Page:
Preparing for a Tornado

What is StormAware?

Being StormAware means that you and your family not only know how to protect yourselves in the event of a tornado or severe weather, but that you are aware whenever the weather forecast calls for a chance of severe storms; that during those times you monitor weather for severe weather watches and warnings.

It means that you have planned in advance where you will take shelter at home, work and at other places that you and your family regularly visit.

Being StormAware means you have a NOAA weather radio in case of severe weather warnings in the middle of the night and that you have signed up for severe weather alerts by text message or other means.

Basic Tips

Don’t wait for severe weather to arrive to start thinking about keeping yourself and your family safe. Being StormAware means having a plan before severe weather strikes. The following tips can help you create a tornado-safety plan.

Quick Tornado Facts

Parents should make sure their children know:

  • What a tornado is
  • What tornado watches and warnings are
  • What county or parish they live in (warnings are issued by county or parish)
  • How to take shelter, whether at home or at school

Learn more tornado facts.

  • Create a plan for where you and your family will go in the event of a tornado — at home, at work and at relatives’ or friends’ homes that you visit frequently. Always be alert to changing weather conditions.
  • Pick a safe room in your home where household members and pets may gather during a tornado. This should be a basement, storm cellar or an interior room on the lowest floor with no windows.
  • Listen to NOAA Weather Radio or to commercial radio or television newscasts for the latest information.
  • Check with your work and your children’s school and day care center regarding tornado emergency plans. Every building has different safe places. It is important to know where they are and how to get there in an emergency.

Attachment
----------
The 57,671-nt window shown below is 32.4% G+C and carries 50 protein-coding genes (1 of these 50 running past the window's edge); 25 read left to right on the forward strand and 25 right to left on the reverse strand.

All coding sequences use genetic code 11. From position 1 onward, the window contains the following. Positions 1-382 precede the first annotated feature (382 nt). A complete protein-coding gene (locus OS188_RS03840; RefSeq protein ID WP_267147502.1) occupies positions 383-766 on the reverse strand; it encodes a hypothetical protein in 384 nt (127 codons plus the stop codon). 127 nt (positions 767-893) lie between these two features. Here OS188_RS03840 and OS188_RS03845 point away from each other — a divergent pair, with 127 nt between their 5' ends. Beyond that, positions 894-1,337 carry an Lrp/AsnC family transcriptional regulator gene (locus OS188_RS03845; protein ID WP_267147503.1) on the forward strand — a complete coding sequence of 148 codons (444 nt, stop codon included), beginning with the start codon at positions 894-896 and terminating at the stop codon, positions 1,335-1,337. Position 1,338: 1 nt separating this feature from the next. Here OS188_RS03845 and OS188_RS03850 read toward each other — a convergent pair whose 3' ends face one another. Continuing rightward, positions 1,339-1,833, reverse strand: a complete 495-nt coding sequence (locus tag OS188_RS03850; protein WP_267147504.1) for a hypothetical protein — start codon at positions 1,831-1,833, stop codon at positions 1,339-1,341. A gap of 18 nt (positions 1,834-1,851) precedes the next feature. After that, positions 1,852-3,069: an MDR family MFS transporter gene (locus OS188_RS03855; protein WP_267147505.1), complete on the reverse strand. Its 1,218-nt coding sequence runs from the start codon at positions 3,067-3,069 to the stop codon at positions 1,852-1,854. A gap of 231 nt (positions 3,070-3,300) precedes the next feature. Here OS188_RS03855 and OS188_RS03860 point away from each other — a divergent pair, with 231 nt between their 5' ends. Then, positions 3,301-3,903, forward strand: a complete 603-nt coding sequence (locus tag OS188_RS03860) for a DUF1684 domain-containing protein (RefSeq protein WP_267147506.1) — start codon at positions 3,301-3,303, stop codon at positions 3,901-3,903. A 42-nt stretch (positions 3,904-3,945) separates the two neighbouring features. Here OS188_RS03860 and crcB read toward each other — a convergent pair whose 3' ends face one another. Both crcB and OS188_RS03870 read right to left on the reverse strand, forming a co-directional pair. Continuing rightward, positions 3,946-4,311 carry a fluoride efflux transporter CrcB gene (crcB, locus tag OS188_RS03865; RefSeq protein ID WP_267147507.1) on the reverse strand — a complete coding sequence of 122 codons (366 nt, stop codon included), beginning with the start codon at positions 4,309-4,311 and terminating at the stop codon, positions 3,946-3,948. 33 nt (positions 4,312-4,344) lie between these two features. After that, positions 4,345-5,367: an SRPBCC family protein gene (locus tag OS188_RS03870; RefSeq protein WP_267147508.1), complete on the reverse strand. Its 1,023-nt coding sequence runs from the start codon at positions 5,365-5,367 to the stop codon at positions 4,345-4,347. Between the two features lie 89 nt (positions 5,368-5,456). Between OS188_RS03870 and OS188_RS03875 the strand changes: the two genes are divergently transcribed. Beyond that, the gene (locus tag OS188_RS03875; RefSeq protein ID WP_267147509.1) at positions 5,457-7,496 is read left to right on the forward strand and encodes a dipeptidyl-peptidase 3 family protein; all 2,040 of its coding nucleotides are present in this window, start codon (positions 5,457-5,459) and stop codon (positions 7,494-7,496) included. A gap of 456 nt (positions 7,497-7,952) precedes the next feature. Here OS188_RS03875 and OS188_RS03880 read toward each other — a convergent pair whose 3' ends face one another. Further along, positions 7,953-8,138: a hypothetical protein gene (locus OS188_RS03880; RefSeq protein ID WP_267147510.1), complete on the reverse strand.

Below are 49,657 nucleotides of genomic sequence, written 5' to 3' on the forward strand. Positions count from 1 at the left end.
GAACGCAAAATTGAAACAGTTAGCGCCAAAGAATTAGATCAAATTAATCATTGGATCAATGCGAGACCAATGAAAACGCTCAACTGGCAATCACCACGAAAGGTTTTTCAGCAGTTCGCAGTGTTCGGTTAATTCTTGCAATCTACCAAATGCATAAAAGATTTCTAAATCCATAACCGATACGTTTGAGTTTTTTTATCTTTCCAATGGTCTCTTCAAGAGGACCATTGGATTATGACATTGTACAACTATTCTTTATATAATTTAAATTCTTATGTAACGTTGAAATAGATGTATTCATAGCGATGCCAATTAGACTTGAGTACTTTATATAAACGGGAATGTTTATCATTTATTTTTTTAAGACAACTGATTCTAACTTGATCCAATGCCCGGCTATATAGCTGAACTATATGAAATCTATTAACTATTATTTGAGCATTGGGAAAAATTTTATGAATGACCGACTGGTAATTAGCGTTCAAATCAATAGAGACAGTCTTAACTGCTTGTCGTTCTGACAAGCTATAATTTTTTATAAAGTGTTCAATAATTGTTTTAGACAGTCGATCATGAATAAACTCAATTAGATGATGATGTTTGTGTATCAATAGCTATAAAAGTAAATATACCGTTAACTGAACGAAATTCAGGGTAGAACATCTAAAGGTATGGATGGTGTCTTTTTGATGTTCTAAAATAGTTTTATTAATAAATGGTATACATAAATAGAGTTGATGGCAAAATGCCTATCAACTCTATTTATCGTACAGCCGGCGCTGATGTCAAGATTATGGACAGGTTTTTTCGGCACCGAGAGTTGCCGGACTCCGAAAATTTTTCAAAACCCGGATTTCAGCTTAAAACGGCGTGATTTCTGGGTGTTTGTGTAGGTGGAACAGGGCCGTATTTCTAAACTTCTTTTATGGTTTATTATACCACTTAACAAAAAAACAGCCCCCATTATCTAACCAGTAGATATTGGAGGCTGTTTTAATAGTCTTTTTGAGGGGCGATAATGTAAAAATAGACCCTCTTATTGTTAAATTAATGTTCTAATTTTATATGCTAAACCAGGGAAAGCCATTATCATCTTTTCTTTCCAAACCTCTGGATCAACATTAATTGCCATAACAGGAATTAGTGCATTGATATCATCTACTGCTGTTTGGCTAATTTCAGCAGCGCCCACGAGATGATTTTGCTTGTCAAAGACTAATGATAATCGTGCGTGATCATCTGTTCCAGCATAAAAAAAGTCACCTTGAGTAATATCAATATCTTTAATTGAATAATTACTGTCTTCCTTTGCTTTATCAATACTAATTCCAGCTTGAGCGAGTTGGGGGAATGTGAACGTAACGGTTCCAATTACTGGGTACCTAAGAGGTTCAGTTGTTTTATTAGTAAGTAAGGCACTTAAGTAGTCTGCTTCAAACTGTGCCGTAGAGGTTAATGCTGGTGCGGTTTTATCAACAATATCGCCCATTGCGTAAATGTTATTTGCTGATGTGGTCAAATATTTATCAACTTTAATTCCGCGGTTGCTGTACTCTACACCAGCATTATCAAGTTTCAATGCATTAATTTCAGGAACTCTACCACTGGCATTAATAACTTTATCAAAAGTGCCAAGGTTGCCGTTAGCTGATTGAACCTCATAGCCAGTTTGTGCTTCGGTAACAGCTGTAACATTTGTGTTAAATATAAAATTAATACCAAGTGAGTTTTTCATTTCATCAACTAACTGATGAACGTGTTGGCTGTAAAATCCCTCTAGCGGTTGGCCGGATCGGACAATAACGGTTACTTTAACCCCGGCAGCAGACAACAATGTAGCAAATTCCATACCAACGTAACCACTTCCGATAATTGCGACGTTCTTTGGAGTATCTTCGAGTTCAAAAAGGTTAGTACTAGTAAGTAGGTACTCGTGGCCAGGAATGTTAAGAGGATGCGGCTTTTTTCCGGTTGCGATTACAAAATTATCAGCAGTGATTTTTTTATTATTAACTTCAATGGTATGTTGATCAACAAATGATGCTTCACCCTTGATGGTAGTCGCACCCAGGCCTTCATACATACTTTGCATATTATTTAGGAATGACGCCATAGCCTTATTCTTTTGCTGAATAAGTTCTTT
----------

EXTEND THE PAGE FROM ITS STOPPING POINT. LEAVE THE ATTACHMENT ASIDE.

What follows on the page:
• Make sure everyone understands how tornado siren warning systems work and if a warning system is installed in your area.
  • Mark clearly where your first-aid kit and fire extinguishers are located. Make sure the first-aid kit is properly stocked with medical supplies.
  • Teach your family how to administer basic first aid, how to use a fire extinguisher, and how and when to turn off water, gas, and electricity in your home.
  • Mark clearly where the utility switches or valves are located so they can be turned off – if time permits – in an emergency.
  • Learn the emergency dismissal policy for your child’s school.

Emergency Kit

Keep the following items in a container that can be easily carried.

  • Water and canned or dried food – families should set aside one gallon of water per person per day, to last three days, and a three-day supply of food per person. The food should be nonperishable items that don’t need to be cooked, such as tuna and crackers. Remember to include a manual can opener. If there’s an infant in the house, include formula and baby food.
  • Battery powered radio
  • Flashlight
  • Extra batteries for the radio and flashlight
  • Prescription medications
  • First-aid kit

Storing Important Documents

Store the following documents in a fire- and water-proof safe:

  • Birth certificates
  • Ownership certificates (autos, boats, etc.)
  • Social security cards
  • Insurance policies
  • Will
  • Household inventory:
    1. List of contents of household; include serial numbers, if applicable
    2. Photographs or videotape of contents of every room
    3. Photographs of items of high values, such as jewelry, paintings, collection items

Home Inspection Checklist

The following suggestions will reduce the risk for injury during or after a tornado. No amount of preparation will eliminate every risk.

Possible Hazards

Inspect your home for possible hazards, including the following:

  • Are walls securely bolted to the foundation?
  • Are wall studs attached to the roof rafters with metal hurricane clips, not nails?
  • Are chairs or beds near windows, mirrors, or large pictures?
  • Are heavy items stored on shelves more than 30″ high?
  • Are there large, unsecured items that might topple over or fall?
  • Are poisons, solvents, or toxic materials stored safely?

Utilities

  • Do you know where and how to shut off utilities at the main switches or valves?

Securing your Home

  • Arrange furniture so that chairs and beds are away from windows, mirrors, and picture frames.
  • Place heavy or large items on lower shelves.
  • Secure your large appliances, especially your water heater, with flexible cable, braided wire, or metal strapping.
  • Identify top-heavy, free-standing furniture, such as bookcases and china cabinets, that could topple over.
  • Secure your furniture by using one of two methods:
    1. “L” brackets, corner brackets, or aluminum molding, to attach tall or top-heavy furniture to the wall.
    2. Eyebolts, to secure items located a short distance from the wall.
  • Install sliding bolts or childproof latches on all cabinet doors.
  • Store all hazardous materials such as poisons and solvents:
    1. In a sturdy, latched or locked cabinet
    2. In a well-ventilated area
    3. Away from emergency food or water supplies